WordPress Capabilities with map_meta_cap and user_has_cap

The two functions, map_meta_cap and user_has_cap allow you to change capabilities on the fly without having to add to roles in the database.  These also allow you to have a ton of flexibility.

Some examples from the talk:

 If you can edit pages, you can edit widgets:
add_filter( 'user_has_cap',
function( $caps ) {
if ( ! empty( $caps['edit_pages'] ) )
$caps['edit_theme_options'] = true;
return $caps;
} );

Give secondary “administrators” less control:
add_filter( 'user_has_cap',
function( $caps, $cap, $args ) {
$user_id = $args[1];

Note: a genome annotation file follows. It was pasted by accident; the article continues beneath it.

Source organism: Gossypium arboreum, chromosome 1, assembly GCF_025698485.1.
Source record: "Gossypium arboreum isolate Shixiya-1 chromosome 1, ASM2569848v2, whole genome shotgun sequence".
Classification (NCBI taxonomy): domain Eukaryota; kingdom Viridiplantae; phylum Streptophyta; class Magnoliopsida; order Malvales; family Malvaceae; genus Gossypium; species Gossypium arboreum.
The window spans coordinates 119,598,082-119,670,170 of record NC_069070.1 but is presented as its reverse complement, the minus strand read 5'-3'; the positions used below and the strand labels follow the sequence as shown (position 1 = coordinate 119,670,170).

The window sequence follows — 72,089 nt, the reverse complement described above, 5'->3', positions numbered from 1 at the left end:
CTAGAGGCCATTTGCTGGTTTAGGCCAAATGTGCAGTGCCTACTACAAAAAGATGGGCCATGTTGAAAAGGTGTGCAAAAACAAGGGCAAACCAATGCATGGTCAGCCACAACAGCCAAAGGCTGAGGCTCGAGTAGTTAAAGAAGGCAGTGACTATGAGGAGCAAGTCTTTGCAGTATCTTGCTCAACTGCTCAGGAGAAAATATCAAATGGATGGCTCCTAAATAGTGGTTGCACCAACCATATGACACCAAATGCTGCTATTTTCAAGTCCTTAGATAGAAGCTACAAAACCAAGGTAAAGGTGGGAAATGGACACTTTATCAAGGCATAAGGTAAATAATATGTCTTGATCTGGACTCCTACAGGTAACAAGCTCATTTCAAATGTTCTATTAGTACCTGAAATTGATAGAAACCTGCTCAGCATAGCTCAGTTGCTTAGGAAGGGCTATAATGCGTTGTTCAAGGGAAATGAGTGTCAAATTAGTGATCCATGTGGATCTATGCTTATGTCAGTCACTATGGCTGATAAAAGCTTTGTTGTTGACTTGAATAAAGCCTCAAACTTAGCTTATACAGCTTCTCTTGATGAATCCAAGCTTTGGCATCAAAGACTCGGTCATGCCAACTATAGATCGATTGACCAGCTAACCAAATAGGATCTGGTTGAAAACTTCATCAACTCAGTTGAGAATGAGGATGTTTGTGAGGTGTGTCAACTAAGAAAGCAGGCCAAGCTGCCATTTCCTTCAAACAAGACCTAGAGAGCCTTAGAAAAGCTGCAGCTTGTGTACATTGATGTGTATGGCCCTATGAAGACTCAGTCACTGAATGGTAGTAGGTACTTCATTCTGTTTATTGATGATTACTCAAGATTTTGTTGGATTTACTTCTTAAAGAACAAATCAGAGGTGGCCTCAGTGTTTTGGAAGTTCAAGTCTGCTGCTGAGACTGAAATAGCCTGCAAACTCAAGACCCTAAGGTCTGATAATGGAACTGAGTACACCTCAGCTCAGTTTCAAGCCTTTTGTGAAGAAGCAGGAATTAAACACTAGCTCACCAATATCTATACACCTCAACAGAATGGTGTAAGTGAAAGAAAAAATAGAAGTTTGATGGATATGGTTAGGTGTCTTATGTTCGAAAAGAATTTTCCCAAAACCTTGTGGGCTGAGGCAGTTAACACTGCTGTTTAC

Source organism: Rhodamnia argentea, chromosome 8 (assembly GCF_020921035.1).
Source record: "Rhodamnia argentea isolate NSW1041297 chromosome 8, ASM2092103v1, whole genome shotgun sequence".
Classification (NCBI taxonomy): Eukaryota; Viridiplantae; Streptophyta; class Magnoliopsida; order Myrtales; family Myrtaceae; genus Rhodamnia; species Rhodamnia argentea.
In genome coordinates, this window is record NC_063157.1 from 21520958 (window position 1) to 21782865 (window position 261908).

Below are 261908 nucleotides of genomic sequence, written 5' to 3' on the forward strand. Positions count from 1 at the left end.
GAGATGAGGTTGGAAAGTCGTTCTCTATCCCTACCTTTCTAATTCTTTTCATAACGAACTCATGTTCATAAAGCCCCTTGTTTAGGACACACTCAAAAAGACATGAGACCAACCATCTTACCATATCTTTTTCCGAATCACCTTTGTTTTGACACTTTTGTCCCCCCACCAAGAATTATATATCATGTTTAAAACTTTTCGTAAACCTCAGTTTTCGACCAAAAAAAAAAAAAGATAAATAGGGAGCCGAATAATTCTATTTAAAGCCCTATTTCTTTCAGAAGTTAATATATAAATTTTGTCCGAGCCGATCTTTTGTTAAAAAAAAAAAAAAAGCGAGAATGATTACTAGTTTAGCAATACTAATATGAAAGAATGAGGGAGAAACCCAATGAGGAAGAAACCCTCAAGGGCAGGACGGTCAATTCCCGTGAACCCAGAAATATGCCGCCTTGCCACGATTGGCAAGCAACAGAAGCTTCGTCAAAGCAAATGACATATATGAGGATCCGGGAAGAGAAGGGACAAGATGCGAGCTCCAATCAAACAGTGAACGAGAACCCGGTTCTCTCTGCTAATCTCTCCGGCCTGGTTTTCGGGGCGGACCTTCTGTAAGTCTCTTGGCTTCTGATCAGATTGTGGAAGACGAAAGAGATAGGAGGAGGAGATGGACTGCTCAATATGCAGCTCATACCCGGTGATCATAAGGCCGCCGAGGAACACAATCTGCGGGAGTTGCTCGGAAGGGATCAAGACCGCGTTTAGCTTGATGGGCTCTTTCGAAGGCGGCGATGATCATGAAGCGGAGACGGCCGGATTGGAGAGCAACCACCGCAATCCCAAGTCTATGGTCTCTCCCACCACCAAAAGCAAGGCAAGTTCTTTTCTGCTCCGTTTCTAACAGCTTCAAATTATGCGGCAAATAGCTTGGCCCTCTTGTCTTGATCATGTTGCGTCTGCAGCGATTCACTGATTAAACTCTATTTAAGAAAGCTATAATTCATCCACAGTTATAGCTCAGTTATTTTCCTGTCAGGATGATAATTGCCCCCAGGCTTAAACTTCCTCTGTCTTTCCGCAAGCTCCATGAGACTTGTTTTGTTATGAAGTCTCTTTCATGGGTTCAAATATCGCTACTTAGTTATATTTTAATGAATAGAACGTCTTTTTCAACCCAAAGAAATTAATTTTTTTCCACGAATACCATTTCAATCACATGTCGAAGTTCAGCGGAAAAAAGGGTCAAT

$user = new WP_User( $user_id );
$email = $user->user_email;
if ( $email != get_option( 'admin_email' ) )
$caps['manage_options'] = false;
return $caps;
}, 10, 3 );

Don’t let anyone delete users:
add_filter( 'map_meta_cap',
function( $required_caps, $cap ) {
if ( 'delete_user' == $cap || 'delete_users' == $cap )
$required_caps[] = 'do_not_allow';
return $required_caps;
}, 10, 2 );

Only administrators can delete published posts:
add_filter( 'map_meta_cap',
function( $required_caps, $cap ) {
if ( 'delete_post' == $cap )
$required_caps[] = 'manage_options';
return $required_caps;
}, 10, 2 );

Require editors to approve posts:
add_filter( 'map_meta_cap',
function( $required_caps, $cap ) {
if ( 'publish_post' == $cap || 'publish_posts' == $cap )
$required_caps[] = 'edit_others_post';
return $required_caps;
}, 10, 2 );

Posted in Coding

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